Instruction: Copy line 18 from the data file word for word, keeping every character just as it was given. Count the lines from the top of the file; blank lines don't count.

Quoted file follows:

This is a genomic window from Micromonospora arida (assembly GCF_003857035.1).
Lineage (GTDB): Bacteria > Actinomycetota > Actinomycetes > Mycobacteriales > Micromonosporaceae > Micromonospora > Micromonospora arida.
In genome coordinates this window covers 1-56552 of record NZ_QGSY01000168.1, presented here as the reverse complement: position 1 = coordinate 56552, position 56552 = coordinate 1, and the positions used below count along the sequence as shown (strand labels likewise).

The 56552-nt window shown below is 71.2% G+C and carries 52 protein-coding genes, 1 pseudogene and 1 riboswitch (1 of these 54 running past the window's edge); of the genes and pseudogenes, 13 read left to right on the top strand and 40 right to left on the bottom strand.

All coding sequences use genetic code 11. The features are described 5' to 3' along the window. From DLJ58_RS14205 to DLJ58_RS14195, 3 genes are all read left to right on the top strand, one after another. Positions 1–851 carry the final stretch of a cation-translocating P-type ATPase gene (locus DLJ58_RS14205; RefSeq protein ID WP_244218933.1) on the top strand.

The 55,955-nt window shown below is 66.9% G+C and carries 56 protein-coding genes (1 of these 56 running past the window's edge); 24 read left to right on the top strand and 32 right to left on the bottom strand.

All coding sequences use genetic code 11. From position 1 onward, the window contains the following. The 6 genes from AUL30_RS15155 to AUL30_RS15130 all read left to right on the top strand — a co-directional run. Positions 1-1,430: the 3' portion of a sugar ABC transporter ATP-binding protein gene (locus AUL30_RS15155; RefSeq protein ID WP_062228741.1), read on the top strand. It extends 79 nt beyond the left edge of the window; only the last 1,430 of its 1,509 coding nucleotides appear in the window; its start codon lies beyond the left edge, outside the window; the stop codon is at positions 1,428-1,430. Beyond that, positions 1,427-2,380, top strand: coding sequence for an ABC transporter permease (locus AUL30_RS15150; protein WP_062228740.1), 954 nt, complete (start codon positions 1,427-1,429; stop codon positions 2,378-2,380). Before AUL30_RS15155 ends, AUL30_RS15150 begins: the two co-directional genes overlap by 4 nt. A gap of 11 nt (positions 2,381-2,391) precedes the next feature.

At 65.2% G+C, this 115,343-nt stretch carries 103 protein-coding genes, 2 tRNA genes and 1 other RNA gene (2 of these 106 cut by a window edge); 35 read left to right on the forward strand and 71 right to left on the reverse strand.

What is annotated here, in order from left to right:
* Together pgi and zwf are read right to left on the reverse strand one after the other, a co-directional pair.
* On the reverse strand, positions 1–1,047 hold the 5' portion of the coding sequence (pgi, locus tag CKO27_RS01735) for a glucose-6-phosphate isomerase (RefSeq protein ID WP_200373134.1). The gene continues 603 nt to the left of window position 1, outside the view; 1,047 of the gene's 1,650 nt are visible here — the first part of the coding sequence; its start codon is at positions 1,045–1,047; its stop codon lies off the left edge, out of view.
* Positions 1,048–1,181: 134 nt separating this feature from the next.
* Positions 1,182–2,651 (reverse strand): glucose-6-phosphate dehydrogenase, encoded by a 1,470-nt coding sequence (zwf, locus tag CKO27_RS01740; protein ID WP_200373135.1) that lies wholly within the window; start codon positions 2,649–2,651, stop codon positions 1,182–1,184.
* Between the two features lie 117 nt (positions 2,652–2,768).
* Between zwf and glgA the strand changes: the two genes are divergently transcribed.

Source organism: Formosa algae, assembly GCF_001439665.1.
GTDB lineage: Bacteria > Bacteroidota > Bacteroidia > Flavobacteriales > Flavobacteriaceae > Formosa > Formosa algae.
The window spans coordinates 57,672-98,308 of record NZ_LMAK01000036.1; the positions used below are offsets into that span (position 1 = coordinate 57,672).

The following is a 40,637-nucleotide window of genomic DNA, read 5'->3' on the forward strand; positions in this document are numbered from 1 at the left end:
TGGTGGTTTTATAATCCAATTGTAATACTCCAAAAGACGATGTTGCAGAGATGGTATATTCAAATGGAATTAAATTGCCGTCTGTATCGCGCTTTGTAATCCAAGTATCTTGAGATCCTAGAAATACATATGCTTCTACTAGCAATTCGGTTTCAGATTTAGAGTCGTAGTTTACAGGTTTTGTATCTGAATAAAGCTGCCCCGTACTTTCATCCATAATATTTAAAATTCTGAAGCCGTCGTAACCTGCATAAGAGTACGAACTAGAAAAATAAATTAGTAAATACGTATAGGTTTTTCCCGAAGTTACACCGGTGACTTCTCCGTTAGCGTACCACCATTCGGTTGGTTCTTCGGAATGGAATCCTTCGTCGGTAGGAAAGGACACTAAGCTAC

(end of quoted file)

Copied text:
The window spans coordinates 57,672-98,308 of record NZ_LMAK01000036.1; the positions used below are offsets into that span (position 1 = coordinate 57,672).